11. 11. Examination• In men: – DRE ( Digital Rectal examination) to examine prostate – Genital examination: Signs of phimosis, urethral meatal stenosis ©
  12. 12. Investigations• Urine analysis Routine in all patients to exclude UTIs• Pad test• Uroflowmetry – With or without assessment of post micturition residual volume.• Urodynamics ©
  13. 13. Urodynamic studies• Urodynamic studies examine the physiological behavior of the bladder during filling and voiding. ©
  14. 14. Treatment of SUI & UUI• Non- surgical (conservative)  Pelvic floor training  Pharmacological treatment: Anti-muscarinic drugs for bladder overactivity.  Incontinece nurse practitioners• Surgical (different in SUI from UUI) ©
  15. 15. Surgical management of SUI• Bulking agents• Slings• Artificial urinary sphincter ©
  16. 16. Bulking agents injection– Submucosal into bladder neck or periurethral to increase urethral resistance. ©
  17. 17. Slings– TVT ( tension free vaginal tapes ) or TOT ( Transobturator tapes ) are available options with excelent results TOT TVT ©
  18. 18. Artificial urinary sphincter• This involves placing:1. inflatable cuff around the urethra2. reservoir of fluid3. pump system normally in the scrotum ©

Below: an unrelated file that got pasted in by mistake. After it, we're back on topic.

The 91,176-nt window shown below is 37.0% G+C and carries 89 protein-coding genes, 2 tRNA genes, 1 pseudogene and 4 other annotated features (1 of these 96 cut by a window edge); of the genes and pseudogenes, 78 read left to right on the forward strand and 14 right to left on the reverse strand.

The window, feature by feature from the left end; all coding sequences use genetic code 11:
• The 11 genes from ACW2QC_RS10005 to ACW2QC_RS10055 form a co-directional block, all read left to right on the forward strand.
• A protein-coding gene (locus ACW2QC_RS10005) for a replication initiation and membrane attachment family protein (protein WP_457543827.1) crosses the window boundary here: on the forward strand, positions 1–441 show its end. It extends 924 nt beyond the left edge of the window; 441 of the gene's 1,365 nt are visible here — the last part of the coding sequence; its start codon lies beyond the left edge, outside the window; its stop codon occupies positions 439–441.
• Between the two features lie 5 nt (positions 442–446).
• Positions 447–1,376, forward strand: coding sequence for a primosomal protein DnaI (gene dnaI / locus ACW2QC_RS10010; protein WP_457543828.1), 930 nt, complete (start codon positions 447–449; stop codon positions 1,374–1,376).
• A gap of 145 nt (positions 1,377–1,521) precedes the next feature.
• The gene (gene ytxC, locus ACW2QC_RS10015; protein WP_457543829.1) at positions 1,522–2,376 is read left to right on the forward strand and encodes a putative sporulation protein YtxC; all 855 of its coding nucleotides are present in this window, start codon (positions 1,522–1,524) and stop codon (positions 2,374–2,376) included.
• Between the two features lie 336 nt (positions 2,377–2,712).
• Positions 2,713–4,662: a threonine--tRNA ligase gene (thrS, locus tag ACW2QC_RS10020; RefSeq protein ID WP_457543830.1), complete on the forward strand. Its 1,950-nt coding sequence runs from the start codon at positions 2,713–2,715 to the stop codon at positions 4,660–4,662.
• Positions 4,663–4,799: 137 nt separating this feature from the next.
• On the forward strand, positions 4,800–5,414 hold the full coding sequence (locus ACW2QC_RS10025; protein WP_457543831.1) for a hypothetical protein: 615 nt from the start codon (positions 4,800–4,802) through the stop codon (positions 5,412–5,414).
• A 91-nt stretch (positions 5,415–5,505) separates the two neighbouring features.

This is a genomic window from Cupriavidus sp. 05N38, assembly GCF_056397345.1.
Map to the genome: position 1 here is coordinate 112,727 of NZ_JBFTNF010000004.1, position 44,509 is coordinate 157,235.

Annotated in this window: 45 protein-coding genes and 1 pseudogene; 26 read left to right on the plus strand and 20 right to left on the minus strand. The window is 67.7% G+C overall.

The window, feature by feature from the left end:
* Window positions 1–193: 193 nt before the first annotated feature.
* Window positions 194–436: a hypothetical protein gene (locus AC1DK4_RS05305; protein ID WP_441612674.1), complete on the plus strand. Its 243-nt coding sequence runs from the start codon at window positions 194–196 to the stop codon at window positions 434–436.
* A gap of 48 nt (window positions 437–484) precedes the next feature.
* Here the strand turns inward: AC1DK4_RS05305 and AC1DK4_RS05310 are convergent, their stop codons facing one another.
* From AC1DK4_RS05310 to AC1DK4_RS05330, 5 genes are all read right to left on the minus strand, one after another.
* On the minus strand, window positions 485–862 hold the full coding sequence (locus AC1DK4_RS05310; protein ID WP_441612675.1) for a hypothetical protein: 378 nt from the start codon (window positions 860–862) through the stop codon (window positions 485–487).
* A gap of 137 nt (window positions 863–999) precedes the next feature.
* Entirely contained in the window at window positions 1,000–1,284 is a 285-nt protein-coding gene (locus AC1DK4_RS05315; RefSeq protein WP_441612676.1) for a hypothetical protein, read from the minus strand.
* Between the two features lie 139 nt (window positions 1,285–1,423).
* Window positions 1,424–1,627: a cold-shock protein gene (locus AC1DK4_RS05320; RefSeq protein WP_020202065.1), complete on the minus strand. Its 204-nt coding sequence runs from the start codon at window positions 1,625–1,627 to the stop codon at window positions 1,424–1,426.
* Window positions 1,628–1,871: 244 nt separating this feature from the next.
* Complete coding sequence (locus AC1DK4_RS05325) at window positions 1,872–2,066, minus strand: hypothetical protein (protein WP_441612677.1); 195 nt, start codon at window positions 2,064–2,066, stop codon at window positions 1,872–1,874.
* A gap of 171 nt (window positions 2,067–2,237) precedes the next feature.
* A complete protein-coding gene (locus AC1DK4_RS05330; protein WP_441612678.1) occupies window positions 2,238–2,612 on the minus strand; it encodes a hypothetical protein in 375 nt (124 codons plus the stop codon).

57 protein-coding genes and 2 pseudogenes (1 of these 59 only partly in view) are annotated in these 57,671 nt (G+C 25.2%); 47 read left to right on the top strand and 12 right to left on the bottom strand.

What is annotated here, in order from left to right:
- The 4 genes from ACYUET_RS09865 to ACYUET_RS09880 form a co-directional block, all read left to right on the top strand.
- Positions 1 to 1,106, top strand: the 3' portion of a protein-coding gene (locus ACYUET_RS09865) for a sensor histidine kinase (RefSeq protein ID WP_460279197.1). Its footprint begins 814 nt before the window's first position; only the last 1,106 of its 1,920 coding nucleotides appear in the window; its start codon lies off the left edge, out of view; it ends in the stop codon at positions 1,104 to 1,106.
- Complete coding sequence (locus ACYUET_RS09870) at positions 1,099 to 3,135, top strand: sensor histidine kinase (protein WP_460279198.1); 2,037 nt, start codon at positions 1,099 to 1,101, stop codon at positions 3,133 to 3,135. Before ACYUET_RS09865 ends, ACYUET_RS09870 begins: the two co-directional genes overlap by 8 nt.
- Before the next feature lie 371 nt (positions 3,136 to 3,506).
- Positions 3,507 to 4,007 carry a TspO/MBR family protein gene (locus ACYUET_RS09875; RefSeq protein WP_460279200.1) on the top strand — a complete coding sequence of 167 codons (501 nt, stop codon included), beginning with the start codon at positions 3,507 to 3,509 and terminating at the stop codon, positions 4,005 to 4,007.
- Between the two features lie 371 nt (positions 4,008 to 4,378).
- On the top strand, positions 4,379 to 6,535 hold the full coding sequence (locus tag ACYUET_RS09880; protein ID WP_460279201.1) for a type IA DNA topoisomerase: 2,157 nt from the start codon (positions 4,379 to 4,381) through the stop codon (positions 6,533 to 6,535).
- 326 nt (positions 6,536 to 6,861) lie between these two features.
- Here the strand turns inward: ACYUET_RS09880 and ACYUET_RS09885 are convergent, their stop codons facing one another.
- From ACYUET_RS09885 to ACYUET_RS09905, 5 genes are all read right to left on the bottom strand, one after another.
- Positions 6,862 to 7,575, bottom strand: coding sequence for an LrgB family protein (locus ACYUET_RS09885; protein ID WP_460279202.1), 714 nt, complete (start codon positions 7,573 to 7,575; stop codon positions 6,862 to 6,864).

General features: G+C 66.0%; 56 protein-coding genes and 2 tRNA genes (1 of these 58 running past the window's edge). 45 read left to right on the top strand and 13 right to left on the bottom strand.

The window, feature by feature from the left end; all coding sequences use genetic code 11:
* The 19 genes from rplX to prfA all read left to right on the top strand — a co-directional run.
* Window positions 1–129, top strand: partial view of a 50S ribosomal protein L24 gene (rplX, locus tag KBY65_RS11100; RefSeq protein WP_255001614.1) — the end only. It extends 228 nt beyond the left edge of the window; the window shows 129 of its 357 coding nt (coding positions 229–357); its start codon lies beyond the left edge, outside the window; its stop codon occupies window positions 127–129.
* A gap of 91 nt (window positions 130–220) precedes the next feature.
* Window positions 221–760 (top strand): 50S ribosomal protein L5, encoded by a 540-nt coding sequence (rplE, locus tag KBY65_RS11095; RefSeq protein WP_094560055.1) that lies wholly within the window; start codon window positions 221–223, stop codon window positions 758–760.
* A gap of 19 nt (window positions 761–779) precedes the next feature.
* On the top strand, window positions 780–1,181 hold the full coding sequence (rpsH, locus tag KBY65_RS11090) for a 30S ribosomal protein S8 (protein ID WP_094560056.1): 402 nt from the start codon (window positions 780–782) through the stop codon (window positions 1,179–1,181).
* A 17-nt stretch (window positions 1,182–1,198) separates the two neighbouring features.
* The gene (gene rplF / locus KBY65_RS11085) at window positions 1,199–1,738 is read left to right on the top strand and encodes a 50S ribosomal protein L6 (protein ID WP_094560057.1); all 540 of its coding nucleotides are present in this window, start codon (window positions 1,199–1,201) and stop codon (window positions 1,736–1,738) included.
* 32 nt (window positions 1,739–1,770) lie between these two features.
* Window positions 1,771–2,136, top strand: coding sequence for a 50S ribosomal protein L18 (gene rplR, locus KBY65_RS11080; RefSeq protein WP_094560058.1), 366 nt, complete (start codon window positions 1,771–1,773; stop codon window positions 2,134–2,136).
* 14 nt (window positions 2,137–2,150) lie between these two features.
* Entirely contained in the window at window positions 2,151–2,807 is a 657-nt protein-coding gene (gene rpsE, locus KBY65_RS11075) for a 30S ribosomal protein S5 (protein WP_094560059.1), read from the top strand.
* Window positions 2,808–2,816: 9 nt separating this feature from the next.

19. 19. Surgical management of UUI• Botox injection • Bladder augmentation. ©
  20. 20. Treatment of Overflow andExtraurethral incontinenceOverflow incontinence• Adequate bladder drainage.Extraurethral incontinence• Urinary fistulae need careful assessment followed by surgical repair ©
  21. 21. Vesicovaginal fistula• History – Previous history of gynaecological surgery (e.g, Vaginal or abdominal hysterectomy ) – Previous history of pelvic radiotherapy – Prevoius history of prolonged labour or trauma during childbirth ©
  22. 22. Vesicovaginal fistula• Symptoms  Urinary leakage from the vagina within 7-10 days after pelvic surgery  Presentation may range from watery vaginal discharge to total urinary incontince.• Examination:  Acute presentation • Area of inflamation & erythema in the vagina  Chronic presentation • May be seen as a small opening in the vaginal wall • Three Swab test may be usefull in diagnosis of Vesicovaginal fistula © 
  23. 23. 3 swab test• Three separate sponge swabs are placed into the vagina one above the other.• The bladder is then filled with a coloured agent such as methylene blue, and the swabs are removed after 10 minutes ©
  24. 24. Results of 3 swab test1. Discolouration of only the lowest swab suggests that urine has come down the vagina—as a result of a low urethral fistula or from back flow into the introitus.2. uppermost swab wetting but not discolouration suggest ureterovaginal fistula (urine come from ureter above the level of the bladder).3. Discoloration of topmost swab is caused by vesico-vaginal fistula. ©
  25. 25. Treatment of Vesicovaginal fistula• Conservative treatment (waiting for spontaneous rupture) by prolonged catheter is useful in small fistulas.• Surgical treatment (in most cases): by vaginal or abdominal approach ©
  26. 26. Thank You